Wiley Interscience is starting a debate  in Plasma Processes and Polymers and wants everyone to get involved. The topic is the macroscopic polymerization kinetics in plasma reactors - basically a variation on the Arrhenius equation.
Here's the setup: Dirk Hegemann of EMPA (Eidgenössische Materialprüfungs- und Forschungsanstalt, aka the Swiss Federal Laboratories for Materials Testing and Research) published a paper last year proposing one relationship; Robert Short and David Steele of the Mawson Institute, Univ. of South Australia, looked at his data and proposed an alternate (set of) relationships. Wiley saw this and proposed the square off. Both groups are being quite good-natured about the debate: they have a joint commentary in the journal about the issues and are looking forward to getting the issues resolved . Wiley is open to taking comments from anyone.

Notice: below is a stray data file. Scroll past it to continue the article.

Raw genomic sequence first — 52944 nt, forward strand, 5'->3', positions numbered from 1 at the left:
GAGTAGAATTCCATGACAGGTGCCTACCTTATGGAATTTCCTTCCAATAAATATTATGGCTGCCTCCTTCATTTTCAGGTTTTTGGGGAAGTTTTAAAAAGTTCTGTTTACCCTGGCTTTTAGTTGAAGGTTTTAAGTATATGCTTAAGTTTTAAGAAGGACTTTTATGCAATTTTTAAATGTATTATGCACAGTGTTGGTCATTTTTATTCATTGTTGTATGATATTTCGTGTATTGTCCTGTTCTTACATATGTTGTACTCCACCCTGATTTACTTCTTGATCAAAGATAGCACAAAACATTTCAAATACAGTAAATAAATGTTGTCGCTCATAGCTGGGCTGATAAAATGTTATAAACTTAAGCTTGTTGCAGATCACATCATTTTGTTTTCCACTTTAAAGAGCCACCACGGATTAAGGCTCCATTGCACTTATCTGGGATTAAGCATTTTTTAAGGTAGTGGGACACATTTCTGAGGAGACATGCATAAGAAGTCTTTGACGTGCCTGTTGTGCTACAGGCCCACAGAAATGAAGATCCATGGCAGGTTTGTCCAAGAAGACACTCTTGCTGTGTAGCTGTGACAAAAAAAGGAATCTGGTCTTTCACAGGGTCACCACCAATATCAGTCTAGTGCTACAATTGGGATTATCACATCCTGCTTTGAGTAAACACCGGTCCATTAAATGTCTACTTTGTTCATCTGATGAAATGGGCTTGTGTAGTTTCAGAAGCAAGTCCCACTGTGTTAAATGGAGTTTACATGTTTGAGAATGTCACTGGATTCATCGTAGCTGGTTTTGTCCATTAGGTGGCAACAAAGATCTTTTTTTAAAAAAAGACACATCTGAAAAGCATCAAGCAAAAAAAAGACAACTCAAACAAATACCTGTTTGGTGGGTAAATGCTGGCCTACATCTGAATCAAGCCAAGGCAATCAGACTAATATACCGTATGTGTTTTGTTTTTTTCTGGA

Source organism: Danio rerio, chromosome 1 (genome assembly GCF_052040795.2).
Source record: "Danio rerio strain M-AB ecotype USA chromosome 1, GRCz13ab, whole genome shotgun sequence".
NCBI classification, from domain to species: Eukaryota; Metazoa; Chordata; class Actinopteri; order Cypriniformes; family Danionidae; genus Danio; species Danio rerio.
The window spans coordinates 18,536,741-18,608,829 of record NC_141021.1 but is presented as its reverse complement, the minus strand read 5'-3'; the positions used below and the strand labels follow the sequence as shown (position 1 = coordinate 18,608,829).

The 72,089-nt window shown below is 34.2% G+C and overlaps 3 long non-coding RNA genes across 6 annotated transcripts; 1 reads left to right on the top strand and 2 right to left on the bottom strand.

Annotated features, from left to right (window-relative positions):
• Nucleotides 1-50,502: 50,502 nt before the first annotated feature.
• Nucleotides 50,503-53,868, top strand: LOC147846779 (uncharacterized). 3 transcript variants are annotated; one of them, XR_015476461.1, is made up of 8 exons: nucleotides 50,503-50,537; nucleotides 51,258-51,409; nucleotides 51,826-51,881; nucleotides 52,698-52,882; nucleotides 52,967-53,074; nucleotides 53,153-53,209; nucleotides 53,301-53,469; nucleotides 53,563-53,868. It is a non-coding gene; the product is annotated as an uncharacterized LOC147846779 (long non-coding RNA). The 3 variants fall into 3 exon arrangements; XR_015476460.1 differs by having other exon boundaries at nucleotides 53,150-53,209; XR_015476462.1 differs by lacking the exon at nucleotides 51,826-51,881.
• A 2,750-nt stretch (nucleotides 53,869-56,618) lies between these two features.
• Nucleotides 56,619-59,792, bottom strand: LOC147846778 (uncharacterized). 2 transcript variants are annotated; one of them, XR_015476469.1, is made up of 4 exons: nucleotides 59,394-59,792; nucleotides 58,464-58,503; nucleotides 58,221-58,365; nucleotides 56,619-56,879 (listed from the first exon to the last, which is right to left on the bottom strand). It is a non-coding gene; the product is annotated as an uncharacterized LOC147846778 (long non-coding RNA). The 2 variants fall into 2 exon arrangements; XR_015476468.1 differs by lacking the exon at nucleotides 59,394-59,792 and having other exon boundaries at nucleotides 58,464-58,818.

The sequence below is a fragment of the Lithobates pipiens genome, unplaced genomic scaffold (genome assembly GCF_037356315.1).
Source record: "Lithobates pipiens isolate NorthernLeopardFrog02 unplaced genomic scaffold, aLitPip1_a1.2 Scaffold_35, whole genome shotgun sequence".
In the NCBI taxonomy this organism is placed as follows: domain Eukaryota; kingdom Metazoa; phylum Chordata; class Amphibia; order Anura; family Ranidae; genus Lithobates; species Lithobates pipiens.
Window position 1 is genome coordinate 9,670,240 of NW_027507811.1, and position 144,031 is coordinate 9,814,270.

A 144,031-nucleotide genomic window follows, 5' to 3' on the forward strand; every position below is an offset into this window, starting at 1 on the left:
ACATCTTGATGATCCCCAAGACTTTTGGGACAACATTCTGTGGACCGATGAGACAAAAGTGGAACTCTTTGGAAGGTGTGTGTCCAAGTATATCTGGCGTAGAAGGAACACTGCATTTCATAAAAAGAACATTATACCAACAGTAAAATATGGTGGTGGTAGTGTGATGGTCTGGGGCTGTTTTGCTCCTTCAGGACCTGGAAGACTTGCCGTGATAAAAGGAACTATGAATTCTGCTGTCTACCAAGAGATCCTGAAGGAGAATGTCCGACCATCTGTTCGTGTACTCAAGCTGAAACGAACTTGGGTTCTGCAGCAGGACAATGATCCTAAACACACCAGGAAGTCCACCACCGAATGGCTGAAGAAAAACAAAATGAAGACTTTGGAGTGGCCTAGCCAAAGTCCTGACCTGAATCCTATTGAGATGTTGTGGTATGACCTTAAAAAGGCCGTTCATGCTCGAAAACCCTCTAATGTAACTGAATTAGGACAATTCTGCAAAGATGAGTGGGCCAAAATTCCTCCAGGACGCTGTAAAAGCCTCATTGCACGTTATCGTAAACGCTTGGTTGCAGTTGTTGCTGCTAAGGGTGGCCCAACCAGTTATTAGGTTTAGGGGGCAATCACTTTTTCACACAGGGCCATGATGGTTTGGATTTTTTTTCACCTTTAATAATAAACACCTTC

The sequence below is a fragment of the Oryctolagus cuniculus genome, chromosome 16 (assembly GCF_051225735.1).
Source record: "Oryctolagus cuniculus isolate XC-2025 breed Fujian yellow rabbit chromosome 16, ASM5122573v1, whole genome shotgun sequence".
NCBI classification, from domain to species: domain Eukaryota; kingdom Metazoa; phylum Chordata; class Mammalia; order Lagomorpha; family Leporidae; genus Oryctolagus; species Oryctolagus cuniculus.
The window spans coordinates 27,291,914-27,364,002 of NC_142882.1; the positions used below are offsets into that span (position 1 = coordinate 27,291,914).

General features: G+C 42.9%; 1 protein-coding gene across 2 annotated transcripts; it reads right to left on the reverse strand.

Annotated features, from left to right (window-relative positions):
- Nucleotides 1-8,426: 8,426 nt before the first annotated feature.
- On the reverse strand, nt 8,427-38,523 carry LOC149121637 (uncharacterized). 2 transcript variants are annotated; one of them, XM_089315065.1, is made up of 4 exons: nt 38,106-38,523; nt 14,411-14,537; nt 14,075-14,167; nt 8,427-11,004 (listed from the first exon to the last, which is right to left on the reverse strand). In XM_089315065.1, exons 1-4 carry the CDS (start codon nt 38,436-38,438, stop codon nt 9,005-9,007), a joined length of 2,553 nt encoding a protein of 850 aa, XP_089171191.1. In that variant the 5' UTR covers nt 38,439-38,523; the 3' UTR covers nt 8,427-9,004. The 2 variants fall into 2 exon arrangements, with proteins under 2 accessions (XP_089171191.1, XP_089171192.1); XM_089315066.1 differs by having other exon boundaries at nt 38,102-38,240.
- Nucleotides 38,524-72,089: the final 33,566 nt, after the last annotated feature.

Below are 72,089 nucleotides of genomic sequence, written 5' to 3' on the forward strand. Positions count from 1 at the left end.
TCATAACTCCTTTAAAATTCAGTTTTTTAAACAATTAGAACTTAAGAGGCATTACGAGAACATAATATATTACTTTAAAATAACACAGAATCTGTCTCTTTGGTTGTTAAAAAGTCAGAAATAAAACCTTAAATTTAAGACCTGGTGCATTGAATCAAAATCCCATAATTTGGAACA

The journal cited above has the article of Short and Steele, a reply from Hegemann, and two perspectives from a "Physicist's Point of View" and a "Chemical Engineering Point of View", all open access.
So don't just sit there. Download the papers, run through them (they are not overly technical - there are only a few simple equations that any undergrad can handle), create some great ideas and put them out there. Or at the very least, pull up a chair and watch something that doesn't come along very often at all.
 Actually, Wiley didn't start the debate but is providing a forum for it, including open access.
 Isn't that how science is supposed to work?